Season of discounts and discontent

The time is back with us when people scratch their heads and wonder why the not very great and not very good are on the Queen’s Honours list. Given my republican tendencies (well, leanings that have tipped me over into a horizontal defiance) it always surprises me when people conflate the need for royalty with these devalued awards. Their semi-mystical logic is that royalty transcends mundane, common life. That a head of state should have an ineffable quality to which an ordinary Joe or Josie could never aspire. And to receive an honour from such, imbues the recipient with self-esteem laced with awe.

My view is that an elected President would confer on behalf of all of us, the state gratification for an individual’s contribution to its security, culture or economy in a way which might be transparent and based on agreed criteria; because a President would be truly one of us, the people, not a curious offspring of a line of blood that has resulted from historical accident and murky acts. We could then rid ourselves of cash for honours, bowing and scraping, awards that are based on class, privilege or brownness (see earlier blog!) in the civil service. We might also begin a process of restructuring our society so that the establishment no longer grasps the social tiller with its self-aggrandising hand.

Last night I watched The History Boys on the tele and marvelled again at dear Alan Bennett’s flair for words and drama. In this consummate piece of writing he says more about the parlous state of the education of the young than a thousand academic reports. Today, time-serving technocrats rule the curriculum, teacher training, resourcing, measurement and the so-called development of the next generation. As a result we have fewer university entrants from those in relative poverty, schools as factories and a social experiment that has eroded our cultural creativity. Education policy resonates in its mechanistic aspirations with the dimming of the light of free speech, new draconian laws, ID cards and talking CCTV cameras. In The History Boys, Hector, a camp but harmless gay school teacher, professes to have no other purpose in professional life than explore the history of ideas. How his students use the experience and to what ends, is their business and responsibility, not his or the state’s. He is pitted against a moderniser, a smart teacher, a man who knows how to train students to appeal to exam boards and interview panels. Culture is seen by the latter to be a basis for expedience, a means to gain status and privilege, a book of useful facts to brighten one’s dinner party charisma, a dumbing down of what we might offer our society. Smart but never profound.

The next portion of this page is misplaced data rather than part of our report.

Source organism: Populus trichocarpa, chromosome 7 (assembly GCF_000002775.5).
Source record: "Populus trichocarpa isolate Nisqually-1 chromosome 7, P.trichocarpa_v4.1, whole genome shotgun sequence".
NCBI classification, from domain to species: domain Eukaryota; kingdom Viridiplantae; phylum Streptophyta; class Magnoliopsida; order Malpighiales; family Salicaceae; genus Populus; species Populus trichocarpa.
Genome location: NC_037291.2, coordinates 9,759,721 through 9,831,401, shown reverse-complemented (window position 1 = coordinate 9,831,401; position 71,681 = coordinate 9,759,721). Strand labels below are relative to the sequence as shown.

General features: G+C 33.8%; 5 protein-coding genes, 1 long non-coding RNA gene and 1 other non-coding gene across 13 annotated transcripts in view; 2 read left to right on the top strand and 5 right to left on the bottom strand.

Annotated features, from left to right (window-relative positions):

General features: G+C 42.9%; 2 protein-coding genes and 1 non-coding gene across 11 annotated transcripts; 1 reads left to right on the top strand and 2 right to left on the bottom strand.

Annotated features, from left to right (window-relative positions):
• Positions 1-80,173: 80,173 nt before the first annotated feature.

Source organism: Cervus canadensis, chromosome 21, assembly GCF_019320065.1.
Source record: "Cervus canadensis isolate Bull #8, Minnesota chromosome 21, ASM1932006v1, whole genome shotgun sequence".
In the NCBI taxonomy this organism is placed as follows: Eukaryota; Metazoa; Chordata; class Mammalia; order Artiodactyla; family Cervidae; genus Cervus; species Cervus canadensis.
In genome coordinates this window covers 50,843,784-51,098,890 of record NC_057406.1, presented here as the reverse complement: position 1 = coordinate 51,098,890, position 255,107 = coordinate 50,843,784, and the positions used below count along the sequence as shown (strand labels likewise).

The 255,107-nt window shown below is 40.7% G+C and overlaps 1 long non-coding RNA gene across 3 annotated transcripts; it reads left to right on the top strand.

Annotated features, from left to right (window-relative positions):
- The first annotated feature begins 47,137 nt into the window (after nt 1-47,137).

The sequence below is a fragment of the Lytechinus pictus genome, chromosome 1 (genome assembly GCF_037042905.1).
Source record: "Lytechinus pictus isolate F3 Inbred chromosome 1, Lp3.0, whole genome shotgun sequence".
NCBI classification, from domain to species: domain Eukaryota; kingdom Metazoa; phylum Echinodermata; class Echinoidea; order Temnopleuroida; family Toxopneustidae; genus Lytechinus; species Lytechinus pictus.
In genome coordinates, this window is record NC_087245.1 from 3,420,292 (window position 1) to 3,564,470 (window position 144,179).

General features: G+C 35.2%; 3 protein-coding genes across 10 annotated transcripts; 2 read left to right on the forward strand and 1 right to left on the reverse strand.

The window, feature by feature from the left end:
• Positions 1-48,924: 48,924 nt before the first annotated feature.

The anarchy of people, their cultural aspirations, their refusal to be dragooned for economic and political ends should be central to education. We might then see a critical revolt against the specious nature of monarchy, class and vested interests and a line of Governments whose limited intelligence and vision constrains and stultifies the vital energies of our society.

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